I met with people that I admired – Joshua Steele, Dan Britt, Richard Hess, Lynn Meyers, Ed Stern. I let them know I was in town, what the deal was, and they all gave me metaphorical pats on the backs and welcomed me back to town. This was immensely necessary and appreciated by me, who was taking every small amount of connection to a creative world possible. I planned my wedding (upcoming the following September,) and I tried to find ways to feel better. My relationship with my partner suffered enormously, although, interestingly I find our ability to work through these challenges has set us up to continue working together throughout our future (and therefore I appreciate the hard times we had.) I had two days on-set for a feature film, volunteered as an actor at the Irish Heritage Center, landed a lead performance in the 24-hour film festival (thank you, Chris,) and auditioned for all the professional theatres in town.

I eventually picked up a job as a bartender at a brewery as a way to meet new people, and got a new day job. Then a little bit of magic began to happen again. The beauty of day jobs is that your mind thinks about something else for a while. I began to get new ideas. Lots of them. Loads of them. So many, in fact, that I didn’t know what to do with them. So I quickly created an “Idea Template,” and began completing a template for each, new, good idea that I had, regardless of the medium. I believe creativity never leaves a creative person, and that each idea can have its day in the sun. By filling out “paperwork” on my ideas, I was allowing them to begin development, and then be filed safely away until the time was right.

TEXICAN was my first and favorite idea to complete an Idea Template. The play itself was a short piece that just popped into my brain from a series of political conversations I had and some real life all-out fights I was having with Philip. It was written as a short play, and over time I didn’t know what to do with it.

Then Amanda moved to town. Amanda Lopez-Kurtz is my sister-in-law, and pretty much the first person being back in town that I felt comfortable exploring and discussing art with. I sent her my script to read just so we can talk about it, and she loved it.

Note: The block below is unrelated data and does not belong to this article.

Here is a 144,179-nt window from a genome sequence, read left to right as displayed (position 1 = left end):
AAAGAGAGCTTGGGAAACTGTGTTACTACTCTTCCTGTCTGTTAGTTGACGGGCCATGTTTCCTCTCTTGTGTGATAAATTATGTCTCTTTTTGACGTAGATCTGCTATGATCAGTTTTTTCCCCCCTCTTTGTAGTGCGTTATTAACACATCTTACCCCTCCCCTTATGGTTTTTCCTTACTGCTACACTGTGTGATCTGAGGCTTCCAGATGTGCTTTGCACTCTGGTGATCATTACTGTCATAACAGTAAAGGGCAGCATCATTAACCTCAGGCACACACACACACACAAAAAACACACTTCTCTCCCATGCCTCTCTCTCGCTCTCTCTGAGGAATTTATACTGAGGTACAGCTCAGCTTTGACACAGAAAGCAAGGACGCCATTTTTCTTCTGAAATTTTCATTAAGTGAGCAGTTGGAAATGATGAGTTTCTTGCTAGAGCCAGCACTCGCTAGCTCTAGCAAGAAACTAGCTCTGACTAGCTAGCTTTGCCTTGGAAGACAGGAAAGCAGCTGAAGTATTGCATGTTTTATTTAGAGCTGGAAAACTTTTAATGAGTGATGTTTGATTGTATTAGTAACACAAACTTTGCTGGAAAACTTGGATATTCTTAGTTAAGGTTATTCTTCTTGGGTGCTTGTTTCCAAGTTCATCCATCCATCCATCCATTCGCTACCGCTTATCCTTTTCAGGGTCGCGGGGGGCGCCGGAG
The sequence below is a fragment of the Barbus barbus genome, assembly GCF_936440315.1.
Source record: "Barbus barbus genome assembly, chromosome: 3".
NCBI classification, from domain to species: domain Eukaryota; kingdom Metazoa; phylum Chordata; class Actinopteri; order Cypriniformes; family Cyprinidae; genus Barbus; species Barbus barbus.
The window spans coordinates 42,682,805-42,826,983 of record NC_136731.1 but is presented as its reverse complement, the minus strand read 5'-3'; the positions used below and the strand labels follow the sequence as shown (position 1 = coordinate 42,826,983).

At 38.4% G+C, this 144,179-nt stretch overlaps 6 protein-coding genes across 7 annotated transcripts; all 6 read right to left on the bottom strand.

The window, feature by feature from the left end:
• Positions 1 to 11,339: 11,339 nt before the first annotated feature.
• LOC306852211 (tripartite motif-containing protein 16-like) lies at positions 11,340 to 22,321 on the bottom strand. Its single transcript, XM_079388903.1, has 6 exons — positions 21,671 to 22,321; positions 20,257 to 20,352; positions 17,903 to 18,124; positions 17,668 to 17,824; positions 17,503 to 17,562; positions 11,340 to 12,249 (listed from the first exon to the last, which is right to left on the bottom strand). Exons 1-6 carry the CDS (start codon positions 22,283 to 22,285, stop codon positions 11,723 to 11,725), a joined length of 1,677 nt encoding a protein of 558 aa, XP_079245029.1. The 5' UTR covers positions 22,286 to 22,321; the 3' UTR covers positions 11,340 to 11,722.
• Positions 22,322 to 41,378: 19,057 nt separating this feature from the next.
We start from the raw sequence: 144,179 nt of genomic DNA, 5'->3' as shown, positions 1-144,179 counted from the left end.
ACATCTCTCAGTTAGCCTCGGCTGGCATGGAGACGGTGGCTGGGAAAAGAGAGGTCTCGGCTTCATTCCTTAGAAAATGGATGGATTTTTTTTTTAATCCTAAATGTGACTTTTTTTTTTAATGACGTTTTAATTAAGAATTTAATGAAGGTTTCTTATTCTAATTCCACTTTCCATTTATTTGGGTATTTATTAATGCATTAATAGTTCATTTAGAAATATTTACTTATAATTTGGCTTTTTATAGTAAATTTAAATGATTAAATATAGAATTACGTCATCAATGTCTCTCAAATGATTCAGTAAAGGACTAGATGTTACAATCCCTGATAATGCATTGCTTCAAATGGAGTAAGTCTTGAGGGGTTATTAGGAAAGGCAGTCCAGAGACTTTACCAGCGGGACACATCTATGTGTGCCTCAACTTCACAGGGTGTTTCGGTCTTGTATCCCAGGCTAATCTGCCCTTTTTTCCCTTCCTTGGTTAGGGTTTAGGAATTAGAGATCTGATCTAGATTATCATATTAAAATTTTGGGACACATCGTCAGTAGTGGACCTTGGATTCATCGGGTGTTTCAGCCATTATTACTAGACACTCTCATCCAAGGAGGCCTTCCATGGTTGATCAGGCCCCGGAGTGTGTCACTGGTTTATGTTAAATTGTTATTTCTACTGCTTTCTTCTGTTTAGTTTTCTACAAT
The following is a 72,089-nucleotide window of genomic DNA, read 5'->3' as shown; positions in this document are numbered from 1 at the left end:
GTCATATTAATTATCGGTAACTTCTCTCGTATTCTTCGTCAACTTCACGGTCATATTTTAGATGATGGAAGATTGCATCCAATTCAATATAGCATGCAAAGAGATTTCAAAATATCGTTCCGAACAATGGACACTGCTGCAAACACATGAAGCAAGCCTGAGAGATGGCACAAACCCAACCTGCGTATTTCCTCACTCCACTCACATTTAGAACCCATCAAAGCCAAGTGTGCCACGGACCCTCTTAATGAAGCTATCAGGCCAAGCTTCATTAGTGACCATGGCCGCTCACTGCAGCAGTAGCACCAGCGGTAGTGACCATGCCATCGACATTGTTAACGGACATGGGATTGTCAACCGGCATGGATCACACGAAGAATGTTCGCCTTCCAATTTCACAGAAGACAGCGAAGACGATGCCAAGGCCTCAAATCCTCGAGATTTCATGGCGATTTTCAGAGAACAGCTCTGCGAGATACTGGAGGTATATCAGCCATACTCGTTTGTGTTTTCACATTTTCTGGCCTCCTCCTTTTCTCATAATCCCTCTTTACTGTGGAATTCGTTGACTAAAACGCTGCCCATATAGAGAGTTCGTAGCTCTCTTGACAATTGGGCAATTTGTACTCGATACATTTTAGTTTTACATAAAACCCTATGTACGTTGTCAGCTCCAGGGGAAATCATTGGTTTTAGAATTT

Fast forward many months. Amanda is the Executive Director at the Contemporary Dance Theatre of Cincinnati and asks me if I want to put TEXICAN as a short play in their new work – Performance and Time Art series and I say YES really fast and then figure out what the rest of it means. At this point, I realized that TEXICAN was one scene that was part of a larger story (that is yet to be written and is percolating,) but would stand alone as a scene or a short film, which are often intentionally vague. I decided that if I was going to go to the trouble of hiring an actor to play against me and rehearse for the PTA, then hell, I might as well use this as a safe place to workshop the script and eventually shoot it.

Then I started wondering what would be needed to make a short film. Since I’m a member of the Screen Actors’ Guild, I can only be hired to work in SAG-professional film productions, something that is an amazing gift and also, unfortunately, a small curse for my professional life in Cincinnati (more on that some other time.) In order for me to hire myself to work on my own film, I needed a signatory that belonged to a business or production company that could sign a check to pay me to meet Union requirements.

So Turn West was born.

Since it was born, I have completely run wild and free with it. I have five current projects in development and am being given the opportunity to create production budgets across a number of mediums for performance. I’m bringing on a talented mind from Texas to assist with the film and the company, and have access to amazing talent from both Ohio and New York, as well as exciting, talented, professional actors. The current projects do not operate on a specific timeline as, again, I am managing my own bills and responsibilities by working a full time and also part-time job (which helps me pay off student loans and finance Turn West.) There are more things in the future, although not necessarily bigger. In the future I want to operate on a specific annual budget with timeline, but as my current projects are exceptionally diverse, require different commitments, and I am the only one driving the ship – I need to pay attention to what my needs are in order to accomplish everything that I want in a thorough way. I am patient and flexible to the process.

This blog is important. One of my biggest struggles moving from college to a professional performance realm is that I didn’t know how to ask people how they got where they were and did not understand the diversity and scope of different roles in the performing arts world (see earliest childhood dreams about being a movie star.) People don’t talk about this well in the industry, but of course, learning how one person accomplishes a task can help an individual accomplish their own. We are stronger by sharing, and I am sharing. You can follow the blog for updates on Turn West’s process and growth, as well as ideas and snippets into new ideas and completed projects. We will also be reviewing movies and film that we see, and appreciate your feedback as well.